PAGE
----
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Liberated by the look|
Chatting about I, Tonya with Margot Robbie, Allison Janney, Steven Rogers and Craig Gillespie...
Chatting about Tonya: Steven Rogers, Margot Robbie, Allison Janney and Craig Gillespie in London
Above: Robbie as Harding with Sebastian Stan as Gillooly.
Below: Janney as Lavona.
|B Y R I C H C L I N E|
The award-winning biopic I, Tonya chronicles the notorious life of figure skater Tonya Harding, who is best known for the attack on her skating rival Nancy Kerrigan just before the 1994 Winter Olympics. The film recognises the messiness of the real story by portraying conflicting perspectives in ways that are often blackly hilarious, so it's sparking conversations about some very big issues.
For your first project as a producer, you've chosen something that's almost eerily timely.
Why did you want to tell Tonya's story?
Craig Gillespie: I'd never read a script like this. It was so original in its structure and in the extremes of comedy and drama, empathy and violence. And I loved that challenge! And I was lucky enough that Margot and Allison were already attached, which made my life very easy.
The characters feel quite extreme, but also realistic.
Allison Janney: I had to ground her in reality, just flesh her out so she wasn't just a monster. I didn't get to speak with the real woman, but I approached her as any other role as an actress. You have to make it make sense to you and make her choices make sense to you. Why would she behave like this? Why would she do this or that? Which was really fun to do. And the humour comes out of the juxtaposition, those different viewpoints mashed up next to each other. It's just shocking to see Lavona throw a knife at Tonya and you cut to her saying, "What family doesn't have their ups and downs?" Just minimalising this unbelievable, terrifying abuse.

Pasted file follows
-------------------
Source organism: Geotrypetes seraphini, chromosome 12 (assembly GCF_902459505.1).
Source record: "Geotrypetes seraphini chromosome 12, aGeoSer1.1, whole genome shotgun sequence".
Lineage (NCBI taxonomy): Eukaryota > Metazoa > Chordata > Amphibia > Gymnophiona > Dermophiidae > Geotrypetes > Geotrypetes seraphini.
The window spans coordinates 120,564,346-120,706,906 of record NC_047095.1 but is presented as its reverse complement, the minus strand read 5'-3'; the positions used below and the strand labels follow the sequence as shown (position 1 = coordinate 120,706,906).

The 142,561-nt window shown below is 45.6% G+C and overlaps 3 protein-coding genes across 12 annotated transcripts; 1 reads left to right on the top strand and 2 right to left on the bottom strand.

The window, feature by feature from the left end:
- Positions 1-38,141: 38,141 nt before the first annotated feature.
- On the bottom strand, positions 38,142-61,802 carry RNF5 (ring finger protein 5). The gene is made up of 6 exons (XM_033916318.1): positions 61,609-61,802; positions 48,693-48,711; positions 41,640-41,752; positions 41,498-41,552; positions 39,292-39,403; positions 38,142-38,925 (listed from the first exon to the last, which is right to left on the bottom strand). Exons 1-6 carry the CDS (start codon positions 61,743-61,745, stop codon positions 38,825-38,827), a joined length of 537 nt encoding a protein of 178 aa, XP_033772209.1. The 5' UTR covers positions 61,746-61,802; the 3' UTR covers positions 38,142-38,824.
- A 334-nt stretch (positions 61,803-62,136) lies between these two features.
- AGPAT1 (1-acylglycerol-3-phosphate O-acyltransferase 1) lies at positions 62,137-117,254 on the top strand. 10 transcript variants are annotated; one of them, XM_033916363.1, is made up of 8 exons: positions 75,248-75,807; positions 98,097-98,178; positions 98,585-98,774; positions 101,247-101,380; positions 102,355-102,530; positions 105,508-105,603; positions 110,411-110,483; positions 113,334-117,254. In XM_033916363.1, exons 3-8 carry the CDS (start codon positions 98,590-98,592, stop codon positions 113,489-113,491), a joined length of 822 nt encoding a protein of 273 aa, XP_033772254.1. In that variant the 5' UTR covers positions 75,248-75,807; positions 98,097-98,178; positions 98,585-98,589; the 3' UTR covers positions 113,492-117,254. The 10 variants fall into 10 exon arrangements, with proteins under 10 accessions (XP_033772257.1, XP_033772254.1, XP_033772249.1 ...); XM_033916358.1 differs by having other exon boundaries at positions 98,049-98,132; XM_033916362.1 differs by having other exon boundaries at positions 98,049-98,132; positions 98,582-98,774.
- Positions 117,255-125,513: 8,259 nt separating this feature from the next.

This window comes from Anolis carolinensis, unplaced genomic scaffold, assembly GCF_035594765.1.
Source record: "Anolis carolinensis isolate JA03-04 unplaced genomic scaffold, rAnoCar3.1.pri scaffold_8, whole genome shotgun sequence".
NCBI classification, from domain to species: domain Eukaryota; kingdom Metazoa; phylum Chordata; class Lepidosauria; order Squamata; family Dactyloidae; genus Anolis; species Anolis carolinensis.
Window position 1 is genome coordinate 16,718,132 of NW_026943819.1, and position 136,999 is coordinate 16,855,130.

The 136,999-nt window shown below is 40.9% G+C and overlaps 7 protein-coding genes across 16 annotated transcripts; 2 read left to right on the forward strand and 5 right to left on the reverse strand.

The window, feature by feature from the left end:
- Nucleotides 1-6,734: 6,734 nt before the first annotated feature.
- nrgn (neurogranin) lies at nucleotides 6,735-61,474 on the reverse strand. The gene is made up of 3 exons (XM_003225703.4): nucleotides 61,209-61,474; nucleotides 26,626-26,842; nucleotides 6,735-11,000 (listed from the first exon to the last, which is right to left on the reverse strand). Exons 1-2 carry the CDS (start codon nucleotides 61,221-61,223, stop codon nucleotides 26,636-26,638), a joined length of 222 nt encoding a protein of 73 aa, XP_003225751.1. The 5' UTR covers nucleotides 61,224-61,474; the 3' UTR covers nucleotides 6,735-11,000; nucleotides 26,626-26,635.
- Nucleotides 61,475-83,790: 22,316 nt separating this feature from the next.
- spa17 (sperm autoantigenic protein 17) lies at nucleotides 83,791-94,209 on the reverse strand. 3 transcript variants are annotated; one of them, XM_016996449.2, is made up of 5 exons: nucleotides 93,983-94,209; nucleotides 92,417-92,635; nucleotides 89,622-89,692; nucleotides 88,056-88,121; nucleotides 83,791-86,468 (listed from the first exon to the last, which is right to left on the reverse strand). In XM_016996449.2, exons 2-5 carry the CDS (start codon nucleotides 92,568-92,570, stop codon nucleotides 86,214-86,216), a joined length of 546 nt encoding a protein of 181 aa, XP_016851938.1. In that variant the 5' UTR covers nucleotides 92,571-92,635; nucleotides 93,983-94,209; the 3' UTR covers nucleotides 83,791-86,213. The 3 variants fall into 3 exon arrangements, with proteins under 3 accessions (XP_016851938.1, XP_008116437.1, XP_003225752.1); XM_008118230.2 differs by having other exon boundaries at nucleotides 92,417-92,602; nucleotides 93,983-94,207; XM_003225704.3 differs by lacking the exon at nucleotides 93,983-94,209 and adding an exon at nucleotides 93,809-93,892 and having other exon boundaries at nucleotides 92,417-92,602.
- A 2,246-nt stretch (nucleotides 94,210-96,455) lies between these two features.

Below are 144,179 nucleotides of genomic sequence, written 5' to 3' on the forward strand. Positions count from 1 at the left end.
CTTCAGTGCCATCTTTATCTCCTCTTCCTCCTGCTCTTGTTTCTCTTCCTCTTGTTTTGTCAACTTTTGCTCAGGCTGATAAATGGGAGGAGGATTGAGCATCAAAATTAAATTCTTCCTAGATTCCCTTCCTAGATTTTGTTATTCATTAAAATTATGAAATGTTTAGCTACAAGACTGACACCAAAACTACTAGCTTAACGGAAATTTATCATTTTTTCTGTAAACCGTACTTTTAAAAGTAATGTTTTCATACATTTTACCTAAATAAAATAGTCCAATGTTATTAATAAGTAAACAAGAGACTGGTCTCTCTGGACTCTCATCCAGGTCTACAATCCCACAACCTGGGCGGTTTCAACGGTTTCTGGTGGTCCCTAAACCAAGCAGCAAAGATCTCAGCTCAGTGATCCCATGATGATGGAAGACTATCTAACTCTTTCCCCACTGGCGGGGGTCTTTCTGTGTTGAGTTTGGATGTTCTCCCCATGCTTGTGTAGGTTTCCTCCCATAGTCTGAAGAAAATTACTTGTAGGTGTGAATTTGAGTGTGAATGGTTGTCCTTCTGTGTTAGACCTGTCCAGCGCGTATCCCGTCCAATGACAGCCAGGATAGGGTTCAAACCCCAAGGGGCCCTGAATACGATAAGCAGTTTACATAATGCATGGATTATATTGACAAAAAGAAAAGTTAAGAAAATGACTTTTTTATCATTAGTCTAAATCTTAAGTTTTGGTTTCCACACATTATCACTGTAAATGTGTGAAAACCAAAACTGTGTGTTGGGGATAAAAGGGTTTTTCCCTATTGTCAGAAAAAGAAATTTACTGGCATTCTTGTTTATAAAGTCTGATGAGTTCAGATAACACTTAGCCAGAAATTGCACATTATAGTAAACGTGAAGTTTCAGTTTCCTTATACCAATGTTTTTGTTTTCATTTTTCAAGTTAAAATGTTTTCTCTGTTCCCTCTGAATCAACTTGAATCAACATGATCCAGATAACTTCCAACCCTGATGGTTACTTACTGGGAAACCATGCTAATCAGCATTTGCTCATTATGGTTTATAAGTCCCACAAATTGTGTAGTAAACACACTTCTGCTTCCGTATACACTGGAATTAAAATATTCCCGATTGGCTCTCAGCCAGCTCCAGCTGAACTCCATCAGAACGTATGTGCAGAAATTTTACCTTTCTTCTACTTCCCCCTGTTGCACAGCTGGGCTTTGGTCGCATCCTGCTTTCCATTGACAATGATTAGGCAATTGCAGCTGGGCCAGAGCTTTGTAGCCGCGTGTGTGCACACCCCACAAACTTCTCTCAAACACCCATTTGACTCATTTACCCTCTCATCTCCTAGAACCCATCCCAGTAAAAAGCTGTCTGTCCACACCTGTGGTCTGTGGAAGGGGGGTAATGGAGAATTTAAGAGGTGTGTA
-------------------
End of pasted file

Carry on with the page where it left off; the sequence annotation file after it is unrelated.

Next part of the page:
Robbie: It's a weird thing playing a real-life person who's alive and going to see the film! Because I knew I was going to be intimidated by that prospect, I kept the character of Tonya and the real-life Tonya very separate in my mind for as long as I possibly could. And for that reason, I didn't meet the real Tonya in person until right before we started shooting. I needed that to feel like I could let this character do her own thing on-set, not hold back. Otherwise I think I would be trying to gloss over character flaws and trying to enhance the good things. I wouldn't have been able to be as authentic.
How much did the costumes and makeup help?
How did Tonya feel about putting her story on the big screen?
Gillespie: Margot and I got to meet Tonya two weeks before we started shooting, and I was amazed by how trusting she was with what was going on, because it's been 25 years of living under this label of being this villain. I felt comfortable looking her in the eye and telling her that we were really trying to portray her version of it. There would also be Jeff's version, but I thought we could honour that, and in doing that we could make a much more complex story.
Robbie: I think it's a complicated thing to sum up how she feels about the film. I imagine if we put ourselves in her shoes, to see the best and worst parts of your life depicted on-screen by other people, it would be a bizarre experience. She said she laughed and she cried, and she didn't agree with the parts told from Jeff's point of view, which we were expecting. But overall I think that she is pleased that a more nuanced version of her story is now out there in the world.
You've stepped into the producer role, are you thinking about directing?
SOHO HOTEL, LONDON • 16.FEB.18
© 2018 by Rich Cline, Shadows on the Wall
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